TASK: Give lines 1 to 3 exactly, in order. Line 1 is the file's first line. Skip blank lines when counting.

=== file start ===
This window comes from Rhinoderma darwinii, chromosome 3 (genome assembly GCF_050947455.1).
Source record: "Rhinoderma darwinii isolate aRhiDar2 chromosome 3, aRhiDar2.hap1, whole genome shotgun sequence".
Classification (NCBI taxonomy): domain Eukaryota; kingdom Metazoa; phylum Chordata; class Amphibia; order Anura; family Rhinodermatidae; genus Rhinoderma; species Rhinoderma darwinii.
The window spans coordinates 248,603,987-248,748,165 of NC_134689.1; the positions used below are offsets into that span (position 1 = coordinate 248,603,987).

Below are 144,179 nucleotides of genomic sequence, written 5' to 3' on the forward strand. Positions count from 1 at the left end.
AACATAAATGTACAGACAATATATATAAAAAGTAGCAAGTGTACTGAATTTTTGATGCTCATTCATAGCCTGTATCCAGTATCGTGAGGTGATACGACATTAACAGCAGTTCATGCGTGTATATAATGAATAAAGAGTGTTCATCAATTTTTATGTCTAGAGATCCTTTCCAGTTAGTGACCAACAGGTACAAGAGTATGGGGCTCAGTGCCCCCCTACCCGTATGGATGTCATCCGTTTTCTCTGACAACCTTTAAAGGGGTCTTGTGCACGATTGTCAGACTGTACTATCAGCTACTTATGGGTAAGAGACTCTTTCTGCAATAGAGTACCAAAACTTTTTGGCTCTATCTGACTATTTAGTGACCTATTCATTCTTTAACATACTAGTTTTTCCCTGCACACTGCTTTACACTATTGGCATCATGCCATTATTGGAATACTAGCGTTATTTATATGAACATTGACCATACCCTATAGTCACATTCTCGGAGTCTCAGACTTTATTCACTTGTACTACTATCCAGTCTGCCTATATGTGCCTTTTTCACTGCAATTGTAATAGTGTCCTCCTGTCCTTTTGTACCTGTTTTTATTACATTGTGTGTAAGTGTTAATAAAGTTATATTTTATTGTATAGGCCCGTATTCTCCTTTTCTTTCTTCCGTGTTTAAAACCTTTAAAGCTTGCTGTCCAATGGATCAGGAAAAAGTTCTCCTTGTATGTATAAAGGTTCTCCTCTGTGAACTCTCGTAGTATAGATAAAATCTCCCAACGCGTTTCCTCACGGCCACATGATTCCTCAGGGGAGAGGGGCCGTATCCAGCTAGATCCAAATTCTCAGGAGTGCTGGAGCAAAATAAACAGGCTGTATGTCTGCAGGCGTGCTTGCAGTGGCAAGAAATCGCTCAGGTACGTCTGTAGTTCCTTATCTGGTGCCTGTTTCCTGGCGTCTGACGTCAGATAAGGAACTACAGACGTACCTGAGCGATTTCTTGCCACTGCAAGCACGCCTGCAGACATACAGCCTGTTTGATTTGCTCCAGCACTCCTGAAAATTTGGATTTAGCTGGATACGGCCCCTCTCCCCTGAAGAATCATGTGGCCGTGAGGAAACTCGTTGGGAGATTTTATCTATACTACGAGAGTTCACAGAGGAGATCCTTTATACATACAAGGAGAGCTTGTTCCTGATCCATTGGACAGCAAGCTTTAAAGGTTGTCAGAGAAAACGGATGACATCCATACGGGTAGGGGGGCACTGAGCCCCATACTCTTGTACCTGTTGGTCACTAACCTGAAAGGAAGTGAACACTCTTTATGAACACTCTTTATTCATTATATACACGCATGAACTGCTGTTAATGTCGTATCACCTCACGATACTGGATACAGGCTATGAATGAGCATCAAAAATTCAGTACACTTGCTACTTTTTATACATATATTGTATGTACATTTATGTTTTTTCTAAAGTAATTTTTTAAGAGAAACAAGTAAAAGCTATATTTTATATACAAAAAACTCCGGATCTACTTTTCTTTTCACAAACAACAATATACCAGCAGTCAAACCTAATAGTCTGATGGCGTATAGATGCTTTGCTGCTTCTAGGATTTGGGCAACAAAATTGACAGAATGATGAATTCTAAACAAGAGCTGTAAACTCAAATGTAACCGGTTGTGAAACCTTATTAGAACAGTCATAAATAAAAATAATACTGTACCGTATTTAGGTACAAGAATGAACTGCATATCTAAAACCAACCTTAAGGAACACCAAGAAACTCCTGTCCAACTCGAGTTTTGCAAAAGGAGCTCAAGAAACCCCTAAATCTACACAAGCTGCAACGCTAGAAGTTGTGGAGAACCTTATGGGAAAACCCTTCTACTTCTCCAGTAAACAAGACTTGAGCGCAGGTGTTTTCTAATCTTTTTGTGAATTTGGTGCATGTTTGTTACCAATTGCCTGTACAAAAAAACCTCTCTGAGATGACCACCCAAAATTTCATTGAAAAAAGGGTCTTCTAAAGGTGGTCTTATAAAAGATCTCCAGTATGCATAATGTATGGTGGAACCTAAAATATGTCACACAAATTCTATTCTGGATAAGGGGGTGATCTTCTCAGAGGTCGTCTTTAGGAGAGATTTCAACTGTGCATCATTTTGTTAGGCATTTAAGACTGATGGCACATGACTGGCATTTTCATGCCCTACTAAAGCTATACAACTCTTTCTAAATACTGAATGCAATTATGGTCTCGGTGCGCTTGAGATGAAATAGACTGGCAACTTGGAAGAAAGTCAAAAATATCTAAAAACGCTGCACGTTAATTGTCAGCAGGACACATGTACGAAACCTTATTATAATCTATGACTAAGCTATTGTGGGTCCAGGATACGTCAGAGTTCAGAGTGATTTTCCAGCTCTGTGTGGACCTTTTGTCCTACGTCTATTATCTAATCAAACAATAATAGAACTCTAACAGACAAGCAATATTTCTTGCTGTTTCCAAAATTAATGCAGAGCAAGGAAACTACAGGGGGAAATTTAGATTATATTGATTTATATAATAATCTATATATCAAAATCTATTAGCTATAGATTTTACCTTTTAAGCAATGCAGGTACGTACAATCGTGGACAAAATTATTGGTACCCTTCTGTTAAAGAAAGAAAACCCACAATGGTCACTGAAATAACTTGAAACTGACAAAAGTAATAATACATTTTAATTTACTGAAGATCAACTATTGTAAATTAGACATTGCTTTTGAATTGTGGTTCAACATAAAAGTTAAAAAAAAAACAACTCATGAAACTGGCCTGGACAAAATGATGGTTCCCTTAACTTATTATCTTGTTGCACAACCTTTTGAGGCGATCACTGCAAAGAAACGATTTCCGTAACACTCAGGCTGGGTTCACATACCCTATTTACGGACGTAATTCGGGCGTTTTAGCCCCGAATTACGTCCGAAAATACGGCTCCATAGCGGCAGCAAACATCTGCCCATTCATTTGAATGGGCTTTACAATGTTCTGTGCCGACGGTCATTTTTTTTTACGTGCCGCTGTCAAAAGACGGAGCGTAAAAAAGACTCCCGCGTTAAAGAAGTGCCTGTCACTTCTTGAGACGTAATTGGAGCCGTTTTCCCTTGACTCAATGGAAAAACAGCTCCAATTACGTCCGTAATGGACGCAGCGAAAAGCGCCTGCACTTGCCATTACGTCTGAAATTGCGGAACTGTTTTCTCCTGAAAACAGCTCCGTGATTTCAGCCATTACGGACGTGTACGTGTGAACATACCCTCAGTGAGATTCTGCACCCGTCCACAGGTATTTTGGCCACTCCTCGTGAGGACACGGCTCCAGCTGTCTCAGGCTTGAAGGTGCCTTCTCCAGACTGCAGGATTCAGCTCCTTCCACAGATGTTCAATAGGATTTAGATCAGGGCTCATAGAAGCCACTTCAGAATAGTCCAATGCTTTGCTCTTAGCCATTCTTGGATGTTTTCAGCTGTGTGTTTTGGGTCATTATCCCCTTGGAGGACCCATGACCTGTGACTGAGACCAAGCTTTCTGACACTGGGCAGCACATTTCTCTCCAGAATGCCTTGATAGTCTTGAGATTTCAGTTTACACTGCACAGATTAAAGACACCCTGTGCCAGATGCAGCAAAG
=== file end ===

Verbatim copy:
This window comes from Rhinoderma darwinii, chromosome 3 (genome assembly GCF_050947455.1).
Source record: "Rhinoderma darwinii isolate aRhiDar2 chromosome 3, aRhiDar2.hap1, whole genome shotgun sequence".
Classification (NCBI taxonomy): domain Eukaryota; kingdom Metazoa; phylum Chordata; class Amphibia; order Anura; family Rhinodermatidae; genus Rhinoderma; species Rhinoderma darwinii.